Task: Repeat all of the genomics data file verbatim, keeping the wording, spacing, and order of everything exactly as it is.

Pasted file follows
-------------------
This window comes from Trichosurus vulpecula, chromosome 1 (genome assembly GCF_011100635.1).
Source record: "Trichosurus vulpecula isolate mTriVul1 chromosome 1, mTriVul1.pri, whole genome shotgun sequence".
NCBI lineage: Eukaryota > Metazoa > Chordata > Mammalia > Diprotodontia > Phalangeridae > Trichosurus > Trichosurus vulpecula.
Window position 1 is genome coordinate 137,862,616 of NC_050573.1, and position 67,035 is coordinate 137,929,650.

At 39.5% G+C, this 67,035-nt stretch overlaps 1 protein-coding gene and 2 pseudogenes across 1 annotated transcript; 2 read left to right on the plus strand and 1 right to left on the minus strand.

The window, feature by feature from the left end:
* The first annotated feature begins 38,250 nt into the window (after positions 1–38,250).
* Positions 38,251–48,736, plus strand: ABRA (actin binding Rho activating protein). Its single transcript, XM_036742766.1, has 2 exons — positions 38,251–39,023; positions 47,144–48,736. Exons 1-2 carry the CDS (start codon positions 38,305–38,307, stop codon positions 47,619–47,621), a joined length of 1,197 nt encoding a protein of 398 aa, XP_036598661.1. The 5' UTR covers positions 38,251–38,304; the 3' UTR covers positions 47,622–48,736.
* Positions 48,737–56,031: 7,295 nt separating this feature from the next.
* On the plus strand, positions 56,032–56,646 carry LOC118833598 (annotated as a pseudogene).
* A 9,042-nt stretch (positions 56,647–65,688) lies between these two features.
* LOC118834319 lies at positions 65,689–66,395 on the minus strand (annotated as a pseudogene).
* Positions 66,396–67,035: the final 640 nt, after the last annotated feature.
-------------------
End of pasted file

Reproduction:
This window comes from Trichosurus vulpecula, chromosome 1 (genome assembly GCF_011100635.1).
Source record: "Trichosurus vulpecula isolate mTriVul1 chromosome 1, mTriVul1.pri, whole genome shotgun sequence".
NCBI lineage: Eukaryota > Metazoa > Chordata > Mammalia > Diprotodontia > Phalangeridae > Trichosurus > Trichosurus vulpecula.
Window position 1 is genome coordinate 137,862,616 of NC_050573.1, and position 67,035 is coordinate 137,929,650.

At 39.5% G+C, this 67,035-nt stretch overlaps 1 protein-coding gene and 2 pseudogenes across 1 annotated transcript; 2 read left to right on the plus strand and 1 right to left on the minus strand.

The window, feature by feature from the left end:
* The first annotated feature begins 38,250 nt into the window (after positions 1–38,250).
* Positions 38,251–48,736, plus strand: ABRA (actin binding Rho activating protein). Its single transcript, XM_036742766.1, has 2 exons — positions 38,251–39,023; positions 47,144–48,736. Exons 1-2 carry the CDS (start codon positions 38,305–38,307, stop codon positions 47,619–47,621), a joined length of 1,197 nt encoding a protein of 398 aa, XP_036598661.1. The 5' UTR covers positions 38,251–38,304; the 3' UTR covers positions 47,622–48,736.
* Positions 48,737–56,031: 7,295 nt separating this feature from the next.
* On the plus strand, positions 56,032–56,646 carry LOC118833598 (annotated as a pseudogene).
* A 9,042-nt stretch (positions 56,647–65,688) lies between these two features.
* LOC118834319 lies at positions 65,689–66,395 on the minus strand (annotated as a pseudogene).
* Positions 66,396–67,035: the final 640 nt, after the last annotated feature.